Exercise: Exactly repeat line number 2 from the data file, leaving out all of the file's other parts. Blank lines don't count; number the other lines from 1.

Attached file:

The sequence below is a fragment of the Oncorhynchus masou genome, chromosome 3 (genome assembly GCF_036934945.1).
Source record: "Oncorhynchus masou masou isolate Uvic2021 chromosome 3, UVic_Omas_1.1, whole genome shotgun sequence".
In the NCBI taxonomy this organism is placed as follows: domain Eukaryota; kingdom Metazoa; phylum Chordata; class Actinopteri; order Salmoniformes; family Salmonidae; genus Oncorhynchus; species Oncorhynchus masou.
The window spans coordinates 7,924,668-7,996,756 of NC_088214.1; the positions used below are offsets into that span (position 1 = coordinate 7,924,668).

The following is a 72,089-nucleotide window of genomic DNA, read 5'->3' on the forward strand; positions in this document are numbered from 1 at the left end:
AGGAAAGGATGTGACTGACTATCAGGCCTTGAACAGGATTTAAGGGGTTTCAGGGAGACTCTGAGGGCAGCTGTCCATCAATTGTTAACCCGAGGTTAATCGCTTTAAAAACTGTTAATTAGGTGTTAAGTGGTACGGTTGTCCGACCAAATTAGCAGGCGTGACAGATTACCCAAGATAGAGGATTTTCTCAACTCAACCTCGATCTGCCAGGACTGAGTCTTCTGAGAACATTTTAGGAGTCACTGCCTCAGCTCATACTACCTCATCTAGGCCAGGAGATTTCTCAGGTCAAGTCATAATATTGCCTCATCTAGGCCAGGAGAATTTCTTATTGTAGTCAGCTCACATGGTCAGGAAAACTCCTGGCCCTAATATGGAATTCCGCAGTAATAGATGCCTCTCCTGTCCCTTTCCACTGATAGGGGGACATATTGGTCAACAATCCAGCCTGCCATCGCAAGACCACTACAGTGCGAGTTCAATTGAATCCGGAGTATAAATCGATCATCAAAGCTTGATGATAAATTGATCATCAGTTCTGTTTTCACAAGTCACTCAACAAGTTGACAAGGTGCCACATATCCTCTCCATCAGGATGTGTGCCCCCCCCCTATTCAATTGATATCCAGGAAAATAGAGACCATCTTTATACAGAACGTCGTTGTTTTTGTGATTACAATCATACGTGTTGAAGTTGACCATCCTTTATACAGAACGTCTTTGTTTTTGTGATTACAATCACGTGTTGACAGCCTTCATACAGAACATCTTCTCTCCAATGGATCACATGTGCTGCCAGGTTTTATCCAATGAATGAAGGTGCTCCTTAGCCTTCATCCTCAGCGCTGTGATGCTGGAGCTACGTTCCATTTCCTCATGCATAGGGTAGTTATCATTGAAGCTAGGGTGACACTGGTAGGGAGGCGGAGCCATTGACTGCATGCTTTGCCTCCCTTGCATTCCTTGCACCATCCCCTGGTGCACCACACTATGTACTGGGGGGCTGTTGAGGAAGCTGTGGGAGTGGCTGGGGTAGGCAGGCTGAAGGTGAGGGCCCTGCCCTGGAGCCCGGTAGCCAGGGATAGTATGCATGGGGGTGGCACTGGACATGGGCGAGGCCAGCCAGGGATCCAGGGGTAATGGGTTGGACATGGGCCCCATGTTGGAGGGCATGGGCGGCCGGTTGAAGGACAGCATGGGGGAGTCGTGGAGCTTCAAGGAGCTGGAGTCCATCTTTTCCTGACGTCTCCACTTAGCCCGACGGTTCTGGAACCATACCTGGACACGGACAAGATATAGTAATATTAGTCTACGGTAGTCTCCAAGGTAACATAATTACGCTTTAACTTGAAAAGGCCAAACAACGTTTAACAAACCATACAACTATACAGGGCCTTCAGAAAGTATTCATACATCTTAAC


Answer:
Source record: "Oncorhynchus masou masou isolate Uvic2021 chromosome 3, UVic_Omas_1.1, whole genome shotgun sequence".